By Bose Adelaja
While hawkers were at one end of the road, street traders occupied the other end. To compound the problem, mini-bus (danfo) drivers busied themselves with picking and dropping passengers in unauthorised places.
At Ogolonto, there was a traffic jam which stretched to some kilometres. It was so chaotic that instead of the usual 20 minutes, the commuters spent three hours before alighting at Oshodi.
At the popular Mile 12, the passengers were ‘greeted’ by the offensive odour from the heaps of refuse at Akanimodo market. Surprised by what he saw, one of the passengers who identified himself as Jimmy Charles asked the conductor why people allowed refuse to become mountains.
Jimmy who recently returned to Nigeria from Spain where he had lived for many years, was flattened by the response of the conductor. Are you a ‘’JJC’ (Jonny just come)?” he retorted.
Alighting at Oshodi, Jimmy who was going to see some friends at Ajegunle, boarded another bus to Boundary.
He was upset when some street urchins popularly called area boys, emerged from no-where at Mile Two and started demanding for money from the driver in a very unruly manner.
By the time Jimmy alighted at Berger Suya, he became totally downcast as the Nigeria of his dream had faded away. The popular suja joint was an eyesore with refuse dotting the entire landscape.
These acts of indiscipline have become a recurring decimal in Lagos, the acclaimed “Centre of Excellence”.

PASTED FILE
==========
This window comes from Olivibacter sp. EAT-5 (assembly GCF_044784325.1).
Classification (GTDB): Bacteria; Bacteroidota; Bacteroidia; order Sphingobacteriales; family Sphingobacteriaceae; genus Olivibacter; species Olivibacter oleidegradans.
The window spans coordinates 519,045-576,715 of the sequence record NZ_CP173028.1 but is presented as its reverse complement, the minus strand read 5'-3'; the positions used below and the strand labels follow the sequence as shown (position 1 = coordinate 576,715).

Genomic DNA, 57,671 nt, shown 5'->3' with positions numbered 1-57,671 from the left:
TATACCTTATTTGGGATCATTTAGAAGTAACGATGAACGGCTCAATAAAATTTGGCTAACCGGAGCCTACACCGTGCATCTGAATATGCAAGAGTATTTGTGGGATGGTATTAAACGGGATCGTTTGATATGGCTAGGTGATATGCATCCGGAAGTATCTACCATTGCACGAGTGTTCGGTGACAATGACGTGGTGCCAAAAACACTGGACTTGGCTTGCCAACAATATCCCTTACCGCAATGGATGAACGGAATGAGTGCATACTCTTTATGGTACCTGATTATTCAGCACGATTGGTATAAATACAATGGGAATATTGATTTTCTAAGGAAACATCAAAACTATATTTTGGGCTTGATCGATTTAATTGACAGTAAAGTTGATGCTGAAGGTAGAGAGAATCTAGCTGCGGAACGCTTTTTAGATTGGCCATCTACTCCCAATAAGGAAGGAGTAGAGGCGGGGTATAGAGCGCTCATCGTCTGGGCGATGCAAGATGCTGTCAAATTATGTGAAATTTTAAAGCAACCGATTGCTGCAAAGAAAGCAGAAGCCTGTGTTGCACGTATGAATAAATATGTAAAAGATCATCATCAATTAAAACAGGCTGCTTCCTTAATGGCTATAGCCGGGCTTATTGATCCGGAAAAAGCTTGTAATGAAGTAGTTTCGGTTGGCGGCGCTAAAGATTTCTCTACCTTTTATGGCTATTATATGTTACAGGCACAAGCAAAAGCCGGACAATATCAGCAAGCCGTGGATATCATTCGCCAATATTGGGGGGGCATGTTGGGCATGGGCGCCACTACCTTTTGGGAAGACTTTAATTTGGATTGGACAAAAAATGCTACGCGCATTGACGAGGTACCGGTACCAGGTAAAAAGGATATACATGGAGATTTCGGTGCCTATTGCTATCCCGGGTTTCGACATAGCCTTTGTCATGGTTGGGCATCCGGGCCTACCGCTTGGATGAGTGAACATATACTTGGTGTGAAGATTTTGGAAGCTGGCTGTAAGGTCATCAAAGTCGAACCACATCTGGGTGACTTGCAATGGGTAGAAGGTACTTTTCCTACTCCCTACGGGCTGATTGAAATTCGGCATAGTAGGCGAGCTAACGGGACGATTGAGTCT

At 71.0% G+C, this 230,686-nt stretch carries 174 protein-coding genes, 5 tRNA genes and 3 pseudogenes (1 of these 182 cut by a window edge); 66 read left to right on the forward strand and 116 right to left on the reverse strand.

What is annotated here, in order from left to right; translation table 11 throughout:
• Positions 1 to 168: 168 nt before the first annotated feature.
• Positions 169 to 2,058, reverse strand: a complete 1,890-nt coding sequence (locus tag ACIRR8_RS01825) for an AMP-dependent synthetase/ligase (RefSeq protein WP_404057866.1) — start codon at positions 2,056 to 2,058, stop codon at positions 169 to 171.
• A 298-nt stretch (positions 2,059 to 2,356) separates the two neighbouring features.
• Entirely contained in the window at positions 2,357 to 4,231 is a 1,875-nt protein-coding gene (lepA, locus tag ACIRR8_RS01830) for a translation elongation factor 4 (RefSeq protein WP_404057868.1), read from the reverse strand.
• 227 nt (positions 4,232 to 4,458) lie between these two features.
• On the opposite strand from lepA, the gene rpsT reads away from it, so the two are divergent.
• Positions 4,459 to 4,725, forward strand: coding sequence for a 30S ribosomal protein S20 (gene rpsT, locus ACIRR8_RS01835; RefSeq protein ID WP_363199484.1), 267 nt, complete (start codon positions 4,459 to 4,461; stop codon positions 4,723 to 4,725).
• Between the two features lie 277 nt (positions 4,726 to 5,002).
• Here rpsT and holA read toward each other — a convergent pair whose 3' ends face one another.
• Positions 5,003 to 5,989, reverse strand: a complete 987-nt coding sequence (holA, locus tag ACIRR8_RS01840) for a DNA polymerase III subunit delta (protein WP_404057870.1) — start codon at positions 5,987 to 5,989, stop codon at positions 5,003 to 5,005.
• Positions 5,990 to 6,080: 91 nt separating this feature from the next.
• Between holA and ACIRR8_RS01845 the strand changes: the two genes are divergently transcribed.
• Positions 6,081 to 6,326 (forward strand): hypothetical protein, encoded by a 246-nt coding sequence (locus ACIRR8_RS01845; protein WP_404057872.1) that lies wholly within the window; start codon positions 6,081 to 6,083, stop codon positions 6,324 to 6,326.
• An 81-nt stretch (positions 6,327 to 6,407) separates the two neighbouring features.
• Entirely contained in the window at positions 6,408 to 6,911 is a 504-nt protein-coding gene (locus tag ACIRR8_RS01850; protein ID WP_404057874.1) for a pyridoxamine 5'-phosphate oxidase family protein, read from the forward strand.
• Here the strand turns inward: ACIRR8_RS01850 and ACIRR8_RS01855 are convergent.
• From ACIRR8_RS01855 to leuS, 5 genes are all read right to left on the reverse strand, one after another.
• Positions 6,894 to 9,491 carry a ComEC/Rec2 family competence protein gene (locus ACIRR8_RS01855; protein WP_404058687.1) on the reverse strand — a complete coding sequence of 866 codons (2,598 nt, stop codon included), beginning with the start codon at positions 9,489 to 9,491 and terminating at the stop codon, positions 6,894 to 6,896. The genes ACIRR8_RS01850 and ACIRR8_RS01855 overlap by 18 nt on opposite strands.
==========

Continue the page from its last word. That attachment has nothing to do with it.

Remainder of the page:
Apparently upset by these ugly scenarios, a rescue group – Spirit of Lagos- has pledged to restore sanity to the mega-city. The group said it has initiated projects to actualise this dream.
One of such projects took off last Friday at Kofo Abayomi Street of Lagos Island. The Project Coordinator, Mr Niyi Omotosho said restoring the lost glory of Lagos is paramount to the group.
According to him, the Spirit of Lagos seeks to bring about an attitudinal change through fundamental re-orientation of the citizenry.
The group which has been in existence for about four years, charged motorists to suppress the animalistic instinct in them and voluntarily obey traffic light at road junctions even when they are not under the watch of traffic wardens.
‘’Why would a trader choose to display his wares on a pedestrian bridge on an expressway and inhibiting human movement?” he asked. He wondered why reasonable people will close major roads and streets in the name of holding parties. Omotosho decried the attitude of local government officials who give out such permits.
“Why would people fold their arms and expect manna to fall from heaven. We can’t leave things in the hands of government without doing our part in our interest. The Spirit of Lagos is the embodiment of all things good about Lagos and the very lifeline that connects its glorious past with its future that we dream of.
Historically, Lagos has always been a fair and just place to live both in terms of access to recourse for injustice and a collective responsibility to fight wrong to an individual or a group.
History is replete with examples of these acts of liberation that make everyone free in Lagos. These will be reenacted and presented to reawaken Lagosians to a spirit that should never die through indifference and a lack of information of all that the government continues to put in place to ensure justice for all in Lagos,”he said.
A concerned citizen and member of the group, Anthony Ajero, echoed Omotosho’s concern, saying: “No society thrives without a clear understanding of and a commitment to what it means to be a citizen and a willingness to comply with those rules.
Voluntary commitment to maintain law and order is the basis for peaceful enjoyment for all. For Lagos to truly take its place in the league of cities, its residents must embrace the citizenship spirit as manifested in all aspects of living including, traffic, sanitation, health and safety and patriotism,” he said.